Indeed, in my experience litigating insurance coverage claims, it is the broker not the insurance company that is typically the target of the lawsuit. Insurance companies will of course sometimes deny claims unfairly, but more often the dispute is between the insured and the broker for failing to obtain the “correct” policy. The law is clear that brokers are not mere conduits between the insured and insurance company. On the contrary, it is “well-established that insurance brokers owe a duty to their customers to provide not only information about available coverage but to advise about what forms of coverage is required to meet their needs” (see Giangrande v. Secure Insurance Solutions Group Inc. et al., 2019 ONSC 5826 (CanLII), para 89). Thus, if an insured can demonstrate that “but for” the broker’s negligence, it would have obtained the correct policy, then the broker will be liable to compensate the insured as if it had obtained the correct policy. Once again, this depends heavily on the specific facts of the case and it is important that business owners consult with a lawyer to obtain proper legal advice on the matter.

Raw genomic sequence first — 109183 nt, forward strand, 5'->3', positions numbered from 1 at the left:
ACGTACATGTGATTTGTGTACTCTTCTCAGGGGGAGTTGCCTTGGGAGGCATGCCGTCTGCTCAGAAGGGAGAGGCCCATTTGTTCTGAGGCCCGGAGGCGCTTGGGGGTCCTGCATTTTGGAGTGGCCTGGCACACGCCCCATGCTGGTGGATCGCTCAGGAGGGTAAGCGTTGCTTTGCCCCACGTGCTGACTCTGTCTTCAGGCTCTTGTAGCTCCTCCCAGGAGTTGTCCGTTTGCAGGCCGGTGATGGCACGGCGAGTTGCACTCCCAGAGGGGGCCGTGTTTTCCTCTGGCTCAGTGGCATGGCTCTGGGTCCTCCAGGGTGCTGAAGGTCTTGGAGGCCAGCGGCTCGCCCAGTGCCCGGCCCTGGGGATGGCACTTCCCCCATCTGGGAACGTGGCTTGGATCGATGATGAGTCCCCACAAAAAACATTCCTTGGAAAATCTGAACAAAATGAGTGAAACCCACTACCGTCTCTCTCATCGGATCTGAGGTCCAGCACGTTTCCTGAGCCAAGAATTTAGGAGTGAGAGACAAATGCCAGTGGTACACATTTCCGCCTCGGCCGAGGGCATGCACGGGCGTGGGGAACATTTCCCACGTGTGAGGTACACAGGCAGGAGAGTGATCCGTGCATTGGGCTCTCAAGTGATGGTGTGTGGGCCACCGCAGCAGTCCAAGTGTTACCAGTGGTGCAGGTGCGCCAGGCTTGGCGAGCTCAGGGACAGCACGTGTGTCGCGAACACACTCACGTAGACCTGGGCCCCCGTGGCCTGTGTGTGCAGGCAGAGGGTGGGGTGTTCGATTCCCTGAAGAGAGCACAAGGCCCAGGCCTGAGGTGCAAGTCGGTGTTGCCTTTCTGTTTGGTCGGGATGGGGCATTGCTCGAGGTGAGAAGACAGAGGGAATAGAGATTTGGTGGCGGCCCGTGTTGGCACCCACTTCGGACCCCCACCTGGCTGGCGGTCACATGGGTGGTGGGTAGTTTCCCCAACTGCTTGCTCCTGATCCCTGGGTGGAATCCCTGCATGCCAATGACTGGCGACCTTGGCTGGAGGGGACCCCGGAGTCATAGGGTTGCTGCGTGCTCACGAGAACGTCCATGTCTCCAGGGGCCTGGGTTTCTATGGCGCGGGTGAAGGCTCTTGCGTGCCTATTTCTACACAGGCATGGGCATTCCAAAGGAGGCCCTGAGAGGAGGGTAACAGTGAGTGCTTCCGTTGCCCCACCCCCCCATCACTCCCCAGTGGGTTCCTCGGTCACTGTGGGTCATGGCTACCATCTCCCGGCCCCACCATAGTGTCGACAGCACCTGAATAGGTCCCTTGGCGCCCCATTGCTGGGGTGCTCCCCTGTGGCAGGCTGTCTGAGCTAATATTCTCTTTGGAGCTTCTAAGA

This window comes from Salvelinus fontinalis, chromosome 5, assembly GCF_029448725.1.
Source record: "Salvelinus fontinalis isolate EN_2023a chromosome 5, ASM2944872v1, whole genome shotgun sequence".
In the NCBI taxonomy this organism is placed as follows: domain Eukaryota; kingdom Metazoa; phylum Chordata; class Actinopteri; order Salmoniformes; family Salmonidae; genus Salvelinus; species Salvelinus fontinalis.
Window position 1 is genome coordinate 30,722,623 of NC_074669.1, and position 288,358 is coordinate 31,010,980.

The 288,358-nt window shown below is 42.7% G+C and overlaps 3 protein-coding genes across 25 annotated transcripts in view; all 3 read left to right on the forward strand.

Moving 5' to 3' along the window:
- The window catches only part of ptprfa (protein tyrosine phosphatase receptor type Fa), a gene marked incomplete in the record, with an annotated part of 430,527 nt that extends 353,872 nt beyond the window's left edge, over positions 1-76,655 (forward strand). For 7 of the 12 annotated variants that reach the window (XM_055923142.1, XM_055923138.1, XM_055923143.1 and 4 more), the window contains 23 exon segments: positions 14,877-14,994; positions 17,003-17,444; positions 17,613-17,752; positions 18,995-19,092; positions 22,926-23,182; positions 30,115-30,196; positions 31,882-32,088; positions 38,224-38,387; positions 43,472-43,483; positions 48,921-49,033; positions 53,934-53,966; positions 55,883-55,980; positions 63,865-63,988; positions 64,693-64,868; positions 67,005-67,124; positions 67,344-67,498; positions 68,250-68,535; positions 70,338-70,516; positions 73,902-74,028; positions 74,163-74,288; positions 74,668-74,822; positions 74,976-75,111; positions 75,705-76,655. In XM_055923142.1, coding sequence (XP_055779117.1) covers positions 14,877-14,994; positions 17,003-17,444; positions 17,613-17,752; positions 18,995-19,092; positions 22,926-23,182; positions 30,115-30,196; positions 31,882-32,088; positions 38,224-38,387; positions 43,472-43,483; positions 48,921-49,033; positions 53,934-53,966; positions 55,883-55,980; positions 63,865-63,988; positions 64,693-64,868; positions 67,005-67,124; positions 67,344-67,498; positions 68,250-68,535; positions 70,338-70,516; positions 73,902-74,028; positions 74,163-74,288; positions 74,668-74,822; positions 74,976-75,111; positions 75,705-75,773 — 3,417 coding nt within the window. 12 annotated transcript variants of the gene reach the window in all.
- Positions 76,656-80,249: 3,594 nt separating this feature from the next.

Insurance policies can be difficult to understand and there is a mountain of case-law built around how they ought to be interpreted. And the law on the duties owed by brokers to their insureds is in some ways still developing. Put succinctly, this is a complex area of law. It is therefore essential that business owners, insurance companies and brokers each obtain legal advice to determine their rights and obligations, generally and especially when dealing with business interruption policies in the COVID-19 world.
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Asher practices in the area of insurance law. Contact him to learn more.